“The Battle at Garden’s Gate” is the second studio album by Greta Van Fleet released on April 16, 2021. Greta Van Fleet stepped into the rock scene in 2012 and the band is made up of the Kiszka brothers – Josh, Jake and Sam – and Danny Wagner.
While there is a lot of controversy around Greta Van Fleet and people often refer to them as completely ripping off Led Zeppelin, some things need to be set straight. No one will ever be Led Zeppelin. Led Zeppelin paved the way to inspire future musicians and Greta Van Fleet has found their niche in similar sounds and vocal ranges.
Despite 10 studio albums from Led Zeppelin, they never won a Grammy while Greta Van Fleet won 3 Grammys for rock album, new artist and rock performance while only having produced one album at the time. Not to mention that “The Battle at Garden’s Gate” was featured in multiple “Most Anticipated Albums of 2021” lists from Rolling Stone, Vulture and Ultimate Classic Rock.
“The Battle at Garden’s Gate” is full of catchy songs featuring punchy riffs that complement Josh’s high vocal range. The first song “Heat Above” starts off with a melodic organ coupled with a crescendo of drums until the guitar riff hits and you can’t help but sway along with the melody. The chorus of this song is catchy and Josh Kiszka does a wonderful job showing that he is not afraid to wail and show his vocals.
Next up are “My Way, Soon” followed by “Broken Bells.” On “My Way, Soon” Greta Van Fleet reminds everyone that they excel in highway rock and roll songs. This song features lyrics that complement this genre such as “I’ve packed my bags, and I’ve got my freedom. I’ve sacked the rules so I don’t have to heed them.” Meanwhile, “Broken Bells” takes a step back and shows listeners that even though the highway is fun, you’ve got to take a pit stop every now and then. “Broken Bells” is a slower, but steady song off the album with spacey lyrics about dreams and a psychedelic guitar solo.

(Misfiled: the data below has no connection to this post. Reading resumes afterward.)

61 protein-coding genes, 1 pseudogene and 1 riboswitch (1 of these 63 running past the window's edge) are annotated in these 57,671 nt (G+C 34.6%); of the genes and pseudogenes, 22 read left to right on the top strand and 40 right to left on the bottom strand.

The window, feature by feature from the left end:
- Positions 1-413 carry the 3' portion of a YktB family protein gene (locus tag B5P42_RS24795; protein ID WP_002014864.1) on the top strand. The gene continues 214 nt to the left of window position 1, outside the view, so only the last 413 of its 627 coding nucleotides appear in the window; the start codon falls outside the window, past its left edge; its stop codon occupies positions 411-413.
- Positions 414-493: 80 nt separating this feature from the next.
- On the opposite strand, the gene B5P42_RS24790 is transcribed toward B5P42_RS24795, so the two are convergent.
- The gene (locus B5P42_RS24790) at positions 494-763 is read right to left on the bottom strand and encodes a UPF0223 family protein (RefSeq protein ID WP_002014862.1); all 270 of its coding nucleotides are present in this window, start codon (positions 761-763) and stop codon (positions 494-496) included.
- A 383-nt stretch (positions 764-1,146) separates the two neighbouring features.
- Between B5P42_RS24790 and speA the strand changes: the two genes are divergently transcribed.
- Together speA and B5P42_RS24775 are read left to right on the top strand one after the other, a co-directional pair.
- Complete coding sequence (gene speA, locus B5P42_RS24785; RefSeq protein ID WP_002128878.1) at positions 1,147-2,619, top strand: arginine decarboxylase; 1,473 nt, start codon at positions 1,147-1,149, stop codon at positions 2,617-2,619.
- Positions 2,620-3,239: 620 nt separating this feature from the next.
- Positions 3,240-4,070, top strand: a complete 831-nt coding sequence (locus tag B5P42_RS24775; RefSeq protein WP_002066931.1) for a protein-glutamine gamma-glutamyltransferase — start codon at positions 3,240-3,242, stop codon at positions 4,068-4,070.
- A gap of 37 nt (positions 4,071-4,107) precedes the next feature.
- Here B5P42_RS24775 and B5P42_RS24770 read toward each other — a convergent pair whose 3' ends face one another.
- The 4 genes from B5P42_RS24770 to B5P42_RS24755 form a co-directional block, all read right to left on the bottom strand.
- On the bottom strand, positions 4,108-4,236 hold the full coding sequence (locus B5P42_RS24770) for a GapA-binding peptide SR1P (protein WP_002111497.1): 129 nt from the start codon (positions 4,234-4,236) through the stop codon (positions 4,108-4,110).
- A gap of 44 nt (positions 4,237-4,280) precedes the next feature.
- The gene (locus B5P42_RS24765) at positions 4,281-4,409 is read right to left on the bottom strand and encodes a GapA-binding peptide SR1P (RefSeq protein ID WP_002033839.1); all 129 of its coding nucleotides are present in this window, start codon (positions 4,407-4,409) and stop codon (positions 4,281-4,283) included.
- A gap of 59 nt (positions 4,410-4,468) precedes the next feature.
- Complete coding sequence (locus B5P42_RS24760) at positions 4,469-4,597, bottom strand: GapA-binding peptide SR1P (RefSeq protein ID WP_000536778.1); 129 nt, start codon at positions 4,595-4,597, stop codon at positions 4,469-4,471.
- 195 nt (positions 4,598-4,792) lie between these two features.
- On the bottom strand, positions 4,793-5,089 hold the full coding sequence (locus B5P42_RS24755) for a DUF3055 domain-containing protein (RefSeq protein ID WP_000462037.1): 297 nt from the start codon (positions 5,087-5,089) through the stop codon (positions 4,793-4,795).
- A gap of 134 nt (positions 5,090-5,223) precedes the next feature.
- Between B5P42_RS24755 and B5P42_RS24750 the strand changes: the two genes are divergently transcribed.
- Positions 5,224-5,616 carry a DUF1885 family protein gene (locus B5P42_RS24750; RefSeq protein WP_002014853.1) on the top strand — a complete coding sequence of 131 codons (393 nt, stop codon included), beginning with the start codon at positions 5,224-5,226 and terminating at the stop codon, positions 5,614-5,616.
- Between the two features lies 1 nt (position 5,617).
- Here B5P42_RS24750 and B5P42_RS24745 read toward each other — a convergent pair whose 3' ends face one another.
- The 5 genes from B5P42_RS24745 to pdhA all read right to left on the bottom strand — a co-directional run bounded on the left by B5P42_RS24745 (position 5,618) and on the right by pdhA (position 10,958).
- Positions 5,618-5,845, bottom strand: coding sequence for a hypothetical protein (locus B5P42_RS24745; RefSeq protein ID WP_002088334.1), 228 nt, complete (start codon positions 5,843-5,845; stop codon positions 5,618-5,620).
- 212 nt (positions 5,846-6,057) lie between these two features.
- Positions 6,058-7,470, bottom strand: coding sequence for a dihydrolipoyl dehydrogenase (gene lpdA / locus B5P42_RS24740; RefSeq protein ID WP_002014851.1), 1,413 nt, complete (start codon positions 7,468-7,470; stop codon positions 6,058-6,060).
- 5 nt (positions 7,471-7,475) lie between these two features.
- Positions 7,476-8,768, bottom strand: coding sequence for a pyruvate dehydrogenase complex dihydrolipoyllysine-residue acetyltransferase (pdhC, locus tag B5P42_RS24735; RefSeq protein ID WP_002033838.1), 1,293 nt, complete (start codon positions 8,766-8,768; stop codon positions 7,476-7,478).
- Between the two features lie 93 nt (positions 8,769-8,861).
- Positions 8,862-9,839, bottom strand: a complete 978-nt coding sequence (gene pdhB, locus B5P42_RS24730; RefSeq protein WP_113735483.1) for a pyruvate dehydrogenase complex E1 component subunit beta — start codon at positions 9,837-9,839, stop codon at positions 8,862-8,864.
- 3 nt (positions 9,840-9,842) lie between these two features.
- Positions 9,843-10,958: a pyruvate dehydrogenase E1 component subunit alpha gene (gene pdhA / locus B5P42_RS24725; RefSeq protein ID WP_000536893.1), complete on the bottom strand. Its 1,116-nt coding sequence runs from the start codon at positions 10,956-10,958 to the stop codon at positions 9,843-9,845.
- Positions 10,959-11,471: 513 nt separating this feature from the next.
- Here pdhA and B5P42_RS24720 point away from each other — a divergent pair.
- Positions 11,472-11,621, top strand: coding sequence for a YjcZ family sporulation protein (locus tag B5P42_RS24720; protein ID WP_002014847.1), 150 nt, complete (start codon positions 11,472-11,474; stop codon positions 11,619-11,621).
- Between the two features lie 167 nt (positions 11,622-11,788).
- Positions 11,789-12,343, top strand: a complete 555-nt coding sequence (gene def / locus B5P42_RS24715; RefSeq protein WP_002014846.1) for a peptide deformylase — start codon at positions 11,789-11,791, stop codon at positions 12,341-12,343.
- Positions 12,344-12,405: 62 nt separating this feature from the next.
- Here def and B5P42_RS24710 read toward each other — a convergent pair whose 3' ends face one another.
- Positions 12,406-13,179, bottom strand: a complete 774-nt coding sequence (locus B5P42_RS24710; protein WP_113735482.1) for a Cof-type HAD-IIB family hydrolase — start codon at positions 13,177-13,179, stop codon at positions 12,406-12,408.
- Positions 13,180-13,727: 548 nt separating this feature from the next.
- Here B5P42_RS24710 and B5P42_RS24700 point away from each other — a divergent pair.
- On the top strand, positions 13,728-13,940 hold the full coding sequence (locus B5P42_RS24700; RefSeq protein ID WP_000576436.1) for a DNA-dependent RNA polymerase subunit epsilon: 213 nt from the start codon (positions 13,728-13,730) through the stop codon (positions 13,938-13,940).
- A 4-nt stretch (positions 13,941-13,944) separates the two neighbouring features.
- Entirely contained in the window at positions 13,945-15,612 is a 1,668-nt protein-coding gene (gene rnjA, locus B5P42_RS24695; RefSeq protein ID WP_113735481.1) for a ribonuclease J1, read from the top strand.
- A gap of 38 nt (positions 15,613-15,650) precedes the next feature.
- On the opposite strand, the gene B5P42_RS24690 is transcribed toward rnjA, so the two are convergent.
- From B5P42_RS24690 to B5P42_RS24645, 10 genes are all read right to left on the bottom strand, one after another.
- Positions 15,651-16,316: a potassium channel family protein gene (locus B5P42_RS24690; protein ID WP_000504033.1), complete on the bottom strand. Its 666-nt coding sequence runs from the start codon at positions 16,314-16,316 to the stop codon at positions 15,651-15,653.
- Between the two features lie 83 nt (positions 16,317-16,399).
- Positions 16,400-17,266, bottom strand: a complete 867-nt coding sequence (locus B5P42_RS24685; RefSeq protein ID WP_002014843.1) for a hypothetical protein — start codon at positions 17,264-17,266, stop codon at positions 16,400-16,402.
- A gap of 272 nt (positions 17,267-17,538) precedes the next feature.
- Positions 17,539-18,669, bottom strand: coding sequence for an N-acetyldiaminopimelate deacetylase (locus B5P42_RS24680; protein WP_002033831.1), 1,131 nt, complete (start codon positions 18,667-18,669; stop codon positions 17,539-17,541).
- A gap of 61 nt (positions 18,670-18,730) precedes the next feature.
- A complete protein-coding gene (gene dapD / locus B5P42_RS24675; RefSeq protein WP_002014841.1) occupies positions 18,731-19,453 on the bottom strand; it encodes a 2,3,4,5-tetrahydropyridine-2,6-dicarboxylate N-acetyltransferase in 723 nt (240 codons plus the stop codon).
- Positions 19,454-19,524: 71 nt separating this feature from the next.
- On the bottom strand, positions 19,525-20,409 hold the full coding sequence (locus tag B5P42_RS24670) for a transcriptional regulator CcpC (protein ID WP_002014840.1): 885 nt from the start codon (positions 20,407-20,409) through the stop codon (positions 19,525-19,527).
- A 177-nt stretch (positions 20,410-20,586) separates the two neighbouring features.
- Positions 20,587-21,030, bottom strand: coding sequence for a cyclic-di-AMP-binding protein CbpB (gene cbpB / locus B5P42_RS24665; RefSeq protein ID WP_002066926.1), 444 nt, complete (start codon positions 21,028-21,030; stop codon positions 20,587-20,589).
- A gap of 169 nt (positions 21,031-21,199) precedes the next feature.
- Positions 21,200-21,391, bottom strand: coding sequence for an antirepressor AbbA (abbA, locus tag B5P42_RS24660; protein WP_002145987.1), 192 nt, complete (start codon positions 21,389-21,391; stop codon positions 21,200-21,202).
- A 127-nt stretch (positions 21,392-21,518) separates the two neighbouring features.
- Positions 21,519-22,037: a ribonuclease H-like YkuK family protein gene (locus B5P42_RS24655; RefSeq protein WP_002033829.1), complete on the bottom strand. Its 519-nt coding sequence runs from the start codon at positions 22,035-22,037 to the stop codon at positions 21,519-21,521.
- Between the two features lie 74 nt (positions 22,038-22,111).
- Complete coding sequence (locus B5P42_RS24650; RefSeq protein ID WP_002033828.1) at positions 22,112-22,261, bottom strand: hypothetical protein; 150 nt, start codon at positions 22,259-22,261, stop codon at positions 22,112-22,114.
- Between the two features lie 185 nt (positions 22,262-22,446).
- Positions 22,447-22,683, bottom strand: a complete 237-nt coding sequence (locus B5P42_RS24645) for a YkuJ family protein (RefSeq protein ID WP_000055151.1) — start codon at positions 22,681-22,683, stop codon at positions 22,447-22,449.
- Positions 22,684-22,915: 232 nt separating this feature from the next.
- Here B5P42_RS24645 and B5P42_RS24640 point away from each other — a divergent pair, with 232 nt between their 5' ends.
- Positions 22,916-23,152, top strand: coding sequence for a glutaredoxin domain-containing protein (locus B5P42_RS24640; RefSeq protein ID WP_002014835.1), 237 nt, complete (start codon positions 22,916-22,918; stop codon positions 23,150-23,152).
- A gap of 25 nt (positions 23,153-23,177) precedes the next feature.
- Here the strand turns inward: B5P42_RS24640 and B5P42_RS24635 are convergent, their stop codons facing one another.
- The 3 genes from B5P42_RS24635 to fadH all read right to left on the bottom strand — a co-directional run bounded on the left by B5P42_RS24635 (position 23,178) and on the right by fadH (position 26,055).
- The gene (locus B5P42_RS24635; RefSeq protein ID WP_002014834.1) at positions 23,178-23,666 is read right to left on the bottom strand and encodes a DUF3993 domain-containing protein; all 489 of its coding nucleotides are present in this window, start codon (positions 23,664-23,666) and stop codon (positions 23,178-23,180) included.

“Age of Machine” starts off with a heavy guitar riff that immediately caught my attention only to have distant vocals of Josh fade in before the actual song starts. The band creates a middle ground between highway rock and classic rock from the ’70s and ’80s.
Coming in hot is “Stardust Chords” which is the closest to Led Zeppelin that Greta Van Fleet has sounded to me. The guitar riff, melody and vocals, in the beginning, are almost reminiscent of Zeppelin’s “Kashmir.” Other than that, this is one of my personal favorite songs on the album and it captures all the aspects of music that Greta Van Fleet does well from nasty guitar riffs, beautiful vocals and, of course, that highway rock feel.
“Light My Love” is different from the typical Greta Van Fleet that most know them for, but nonetheless they were able to craft this ballad. “Light My Love” features piano solos and softer vocals from Josh that still show off his wailing and vocal range while giving the audience a sing-a-long, lighters in the sky song.
“Caravel” and “The Barbarians” are standout songs in the album as well and feature heavy guitar on both tracks, while “The Barbarians” starts out with a reverbing solo that transitions to airy melodies.
What Greta Van Fleet lacks in lyricism and the deeper meaning of songs they make up for in their sound. They create a modern sound in rock music that has deeper roots and ties to bands like Led Zeppelin. Greta Van Fleet is not and will not be Led Zeppelin, but they are simultaneously creating a name for themselves and managing to get more listeners interested in rock and roll.
The album ranks 8/10 for me and I think the members of Led Zeppelin have a “Whole Lotta Love” that their work and impact on rock ‘n roll is not forgotten about.